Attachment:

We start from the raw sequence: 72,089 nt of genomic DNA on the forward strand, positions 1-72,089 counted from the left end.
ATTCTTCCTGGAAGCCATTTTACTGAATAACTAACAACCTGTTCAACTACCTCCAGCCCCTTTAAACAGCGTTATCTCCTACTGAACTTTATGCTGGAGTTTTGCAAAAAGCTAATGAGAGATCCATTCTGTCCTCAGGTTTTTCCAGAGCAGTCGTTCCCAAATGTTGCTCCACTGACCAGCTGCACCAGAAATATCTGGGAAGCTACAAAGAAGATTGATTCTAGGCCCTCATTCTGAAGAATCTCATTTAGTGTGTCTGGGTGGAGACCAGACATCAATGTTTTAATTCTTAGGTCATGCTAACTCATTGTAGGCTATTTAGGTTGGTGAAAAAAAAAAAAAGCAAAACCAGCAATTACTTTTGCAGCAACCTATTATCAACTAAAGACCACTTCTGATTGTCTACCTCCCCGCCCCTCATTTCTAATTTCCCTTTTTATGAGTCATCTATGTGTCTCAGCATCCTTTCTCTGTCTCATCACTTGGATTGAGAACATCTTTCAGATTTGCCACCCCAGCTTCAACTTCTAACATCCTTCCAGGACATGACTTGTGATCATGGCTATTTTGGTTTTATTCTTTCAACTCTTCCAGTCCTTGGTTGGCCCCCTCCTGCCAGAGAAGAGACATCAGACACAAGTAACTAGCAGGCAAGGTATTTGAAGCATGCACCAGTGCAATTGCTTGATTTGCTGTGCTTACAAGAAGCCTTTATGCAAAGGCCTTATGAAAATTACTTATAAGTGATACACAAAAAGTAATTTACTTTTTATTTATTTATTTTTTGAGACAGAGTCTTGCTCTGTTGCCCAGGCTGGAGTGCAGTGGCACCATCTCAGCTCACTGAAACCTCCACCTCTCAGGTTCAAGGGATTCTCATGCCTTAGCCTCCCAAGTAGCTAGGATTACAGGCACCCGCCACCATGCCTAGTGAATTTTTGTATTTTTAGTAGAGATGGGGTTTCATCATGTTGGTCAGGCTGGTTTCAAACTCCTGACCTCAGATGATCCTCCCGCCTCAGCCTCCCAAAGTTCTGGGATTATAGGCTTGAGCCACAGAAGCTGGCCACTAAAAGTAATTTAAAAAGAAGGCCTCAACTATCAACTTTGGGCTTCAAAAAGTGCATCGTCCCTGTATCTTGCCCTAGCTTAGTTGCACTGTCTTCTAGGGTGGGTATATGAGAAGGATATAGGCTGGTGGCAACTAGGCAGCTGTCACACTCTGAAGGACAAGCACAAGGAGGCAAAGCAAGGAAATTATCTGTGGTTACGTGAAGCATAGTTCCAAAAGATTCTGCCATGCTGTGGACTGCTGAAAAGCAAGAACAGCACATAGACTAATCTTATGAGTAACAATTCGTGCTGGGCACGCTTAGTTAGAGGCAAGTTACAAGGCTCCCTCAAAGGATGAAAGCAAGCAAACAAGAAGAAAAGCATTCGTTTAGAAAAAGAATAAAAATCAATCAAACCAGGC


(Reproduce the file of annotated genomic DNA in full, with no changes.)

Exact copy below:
We start from the raw sequence: 72,089 nt of genomic DNA on the forward strand, positions 1-72,089 counted from the left end.
ATTCTTCCTGGAAGCCATTTTACTGAATAACTAACAACCTGTTCAACTACCTCCAGCCCCTTTAAACAGCGTTATCTCCTACTGAACTTTATGCTGGAGTTTTGCAAAAAGCTAATGAGAGATCCATTCTGTCCTCAGGTTTTTCCAGAGCAGTCGTTCCCAAATGTTGCTCCACTGACCAGCTGCACCAGAAATATCTGGGAAGCTACAAAGAAGATTGATTCTAGGCCCTCATTCTGAAGAATCTCATTTAGTGTGTCTGGGTGGAGACCAGACATCAATGTTTTAATTCTTAGGTCATGCTAACTCATTGTAGGCTATTTAGGTTGGTGAAAAAAAAAAAAAGCAAAACCAGCAATTACTTTTGCAGCAACCTATTATCAACTAAAGACCACTTCTGATTGTCTACCTCCCCGCCCCTCATTTCTAATTTCCCTTTTTATGAGTCATCTATGTGTCTCAGCATCCTTTCTCTGTCTCATCACTTGGATTGAGAACATCTTTCAGATTTGCCACCCCAGCTTCAACTTCTAACATCCTTCCAGGACATGACTTGTGATCATGGCTATTTTGGTTTTATTCTTTCAACTCTTCCAGTCCTTGGTTGGCCCCCTCCTGCCAGAGAAGAGACATCAGACACAAGTAACTAGCAGGCAAGGTATTTGAAGCATGCACCAGTGCAATTGCTTGATTTGCTGTGCTTACAAGAAGCCTTTATGCAAAGGCCTTATGAAAATTACTTATAAGTGATACACAAAAAGTAATTTACTTTTTATTTATTTATTTTTTGAGACAGAGTCTTGCTCTGTTGCCCAGGCTGGAGTGCAGTGGCACCATCTCAGCTCACTGAAACCTCCACCTCTCAGGTTCAAGGGATTCTCATGCCTTAGCCTCCCAAGTAGCTAGGATTACAGGCACCCGCCACCATGCCTAGTGAATTTTTGTATTTTTAGTAGAGATGGGGTTTCATCATGTTGGTCAGGCTGGTTTCAAACTCCTGACCTCAGATGATCCTCCCGCCTCAGCCTCCCAAAGTTCTGGGATTATAGGCTTGAGCCACAGAAGCTGGCCACTAAAAGTAATTTAAAAAGAAGGCCTCAACTATCAACTTTGGGCTTCAAAAAGTGCATCGTCCCTGTATCTTGCCCTAGCTTAGTTGCACTGTCTTCTAGGGTGGGTATATGAGAAGGATATAGGCTGGTGGCAACTAGGCAGCTGTCACACTCTGAAGGACAAGCACAAGGAGGCAAAGCAAGGAAATTATCTGTGGTTACGTGAAGCATAGTTCCAAAAGATTCTGCCATGCTGTGGACTGCTGAAAAGCAAGAACAGCACATAGACTAATCTTATGAGTAACAATTCGTGCTGGGCACGCTTAGTTAGAGGCAAGTTACAAGGCTCCCTCAAAGGATGAAAGCAAGCAAACAAGAAGAAAAGCATTCGTTTAGAAAAAGAATAAAAATCAATCAAACCAGGC